New York, New York

There’s a little secret I keep to myself, roosting here in the Hudson River valley among migrants from Brooklyn, Queens, and the Bronx: I don’t like New York City.

There, it’s out. Such a relief! But it’s not something I can say out loud among my neighbors. Most of them have never been anywhere else but Florida. Most of them will probably never have a reason to apply for a passport. To New Yorkers, life in New York City is the zenith of existence. I would say it’s the nadir, but I reserve that for Boston.

People tend to think of New York as one of the most — if not the most — cosmopolitan places on the planet. And it is, it is. In a way. Or maybe it was, once, and now the Little Italy and Chinatown districts just feel a little too much like a theme park. Little Russia (or Little Odessa, depending on where you’re from originally), I admit, still feels authentic. I go there to practice my Russian because English gets me nowhere. But when critics use the term “navel-gazing New Yorker,” you have to understand that they’re not just being caustic. New Yorkers — and yes, I generalize here, but I’m only talking about my experience — have an astounding lack of curiosity about the outside world. It baffles me. When I came back from two months in Moscow a few winters ago, my acquaintances (educated people who’d actually traveled a bit) tried really hard to be interested. I could see their brains working at it. Clunk, thunk, what can I ask that will show I am not only interested, but educated and aware? They meant well and I let them off the hook.

Everything here is seen through a prism of New York City, the center of the known universe. For an independent-minded person (read: crotchety snob from the rural Rockies), it’s frustrating. I am a writer. I live near New York. So obviously I came to New York to become a writer. Nope. I came because my husband’s company transferred him here. Truth is, I wish I could get away from New York to be a writer. There’s something stifling about the place, its self-feeding creativity, an endless loop crushed under the weight of writers and musicians and actors past, who all came to the city to release their creative juices. Nothing in the art world ever seems to be new here, just endless variations on the old, the shocking, the absurd.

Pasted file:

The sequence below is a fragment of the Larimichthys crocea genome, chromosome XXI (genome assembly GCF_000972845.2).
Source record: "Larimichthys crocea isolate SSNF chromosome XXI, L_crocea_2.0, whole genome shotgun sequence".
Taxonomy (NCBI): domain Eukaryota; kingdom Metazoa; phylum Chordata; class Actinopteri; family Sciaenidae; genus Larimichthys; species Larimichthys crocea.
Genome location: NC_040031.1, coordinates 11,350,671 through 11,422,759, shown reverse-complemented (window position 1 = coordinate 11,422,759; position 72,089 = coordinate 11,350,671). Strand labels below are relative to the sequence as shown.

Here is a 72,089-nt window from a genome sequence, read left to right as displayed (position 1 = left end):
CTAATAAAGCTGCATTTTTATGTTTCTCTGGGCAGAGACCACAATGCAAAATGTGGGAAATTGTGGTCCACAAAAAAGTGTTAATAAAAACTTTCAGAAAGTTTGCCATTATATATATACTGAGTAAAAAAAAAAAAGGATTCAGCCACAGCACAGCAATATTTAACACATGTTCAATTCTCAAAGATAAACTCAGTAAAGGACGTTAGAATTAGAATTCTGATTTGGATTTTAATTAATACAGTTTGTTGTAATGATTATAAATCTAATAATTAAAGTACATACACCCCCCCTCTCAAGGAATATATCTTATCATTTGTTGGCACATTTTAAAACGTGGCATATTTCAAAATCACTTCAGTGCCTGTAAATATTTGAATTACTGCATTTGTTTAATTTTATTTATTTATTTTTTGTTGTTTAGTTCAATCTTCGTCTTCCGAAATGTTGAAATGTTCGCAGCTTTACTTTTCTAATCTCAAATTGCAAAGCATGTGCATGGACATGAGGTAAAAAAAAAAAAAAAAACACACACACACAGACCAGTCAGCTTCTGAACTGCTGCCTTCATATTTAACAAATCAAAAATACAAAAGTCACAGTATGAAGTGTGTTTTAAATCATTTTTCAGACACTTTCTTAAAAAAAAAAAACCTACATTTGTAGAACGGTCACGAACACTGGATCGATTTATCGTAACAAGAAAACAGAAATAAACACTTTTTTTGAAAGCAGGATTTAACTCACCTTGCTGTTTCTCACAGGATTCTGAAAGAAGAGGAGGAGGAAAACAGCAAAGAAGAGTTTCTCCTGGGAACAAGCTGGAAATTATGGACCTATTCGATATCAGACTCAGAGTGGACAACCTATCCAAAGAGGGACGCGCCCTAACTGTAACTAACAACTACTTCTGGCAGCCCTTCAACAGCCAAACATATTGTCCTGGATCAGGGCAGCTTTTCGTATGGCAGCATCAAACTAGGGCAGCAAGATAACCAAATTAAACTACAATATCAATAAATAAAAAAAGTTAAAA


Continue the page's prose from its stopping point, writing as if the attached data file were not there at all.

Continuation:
It’s a weird feeling, being a Westerner on the US’s East Coast. It’s a different world. When I moved to Boston, the culture shock was such as I’d never experienced in any other country. It felt far more foreign. In New York, it’s more as if the rest of the country is just a vast rolling wasteland, as if I and the place I came from don’t exist except in panoramic Hollywood shots about cowboys.

The East/West US divide isn’t something people write about much, maybe because West Coasters really do migrate to New York because they love it, and the ones who don’t either stay put or migrate further West. But there are big differences that shouldn’t be boiled down to city versus country platitudes. New Yorkers really don’t know how to slow down, not the ones I’ve met. If they do relax, it’s with the feeling that they’re ticking an activity off a list: “Relaxed by beach this week; will get back to nature by visiting an organic farm next week.” All the time holding themselves, slightly tense for the next expected movement — to a new gallery opening or visiting their favorite soon-to-be-closed restaurant. It’s a lifestyle that evokes pity in me whenever I go home, to a place where life really is a little slower and people have an interest in where you’ve come from and where you’ve been because they assume that their back yard doesn’t hold it all.

I’ve lived here, sixty miles northwest of New York City, for over five years. And while I’ve visited many other countries in that time and bonded with new places and run either home to Montana or to the Scottish Highlands several times, I have to drag myself to the nearby metropolis because I’d really rather stay home. People who love New York to the point of cliché baffle me. Yes, it’s a big city, with diverse people from all over the world. But Sydney is a better melting pot. Moscow and Tokyo are more vibrant and energetic. London is more cultured. San Francisco has better food. Almost anywhere is more attractive.

But this is my role as a traveler, right? To understand the people of a place, to understand the place itself. I’m on a mission for the next couple years: to discover a love of New York. If I can’t make the effort to fathom the fascination of outsiders and the navel-gazing of my neighbors, I can’t call myself a travel writer.

I’ll start next week with revisiting the few places in Manhatten I really do like: the Public Research Library on Fifth Avenue, the Metropolitan Museum of Art, and Grand Central Terminal. But after that it’s time to branch out. I’m going to figure out what makes this bloody place tick if it bores me to death.

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